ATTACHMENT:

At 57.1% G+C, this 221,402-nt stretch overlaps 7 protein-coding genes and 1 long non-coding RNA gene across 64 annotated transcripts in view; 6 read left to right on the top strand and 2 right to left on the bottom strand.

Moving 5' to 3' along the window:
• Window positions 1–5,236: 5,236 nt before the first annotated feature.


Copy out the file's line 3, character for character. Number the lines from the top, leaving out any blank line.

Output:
• Window positions 1–5,236: 5,236 nt before the first annotated feature.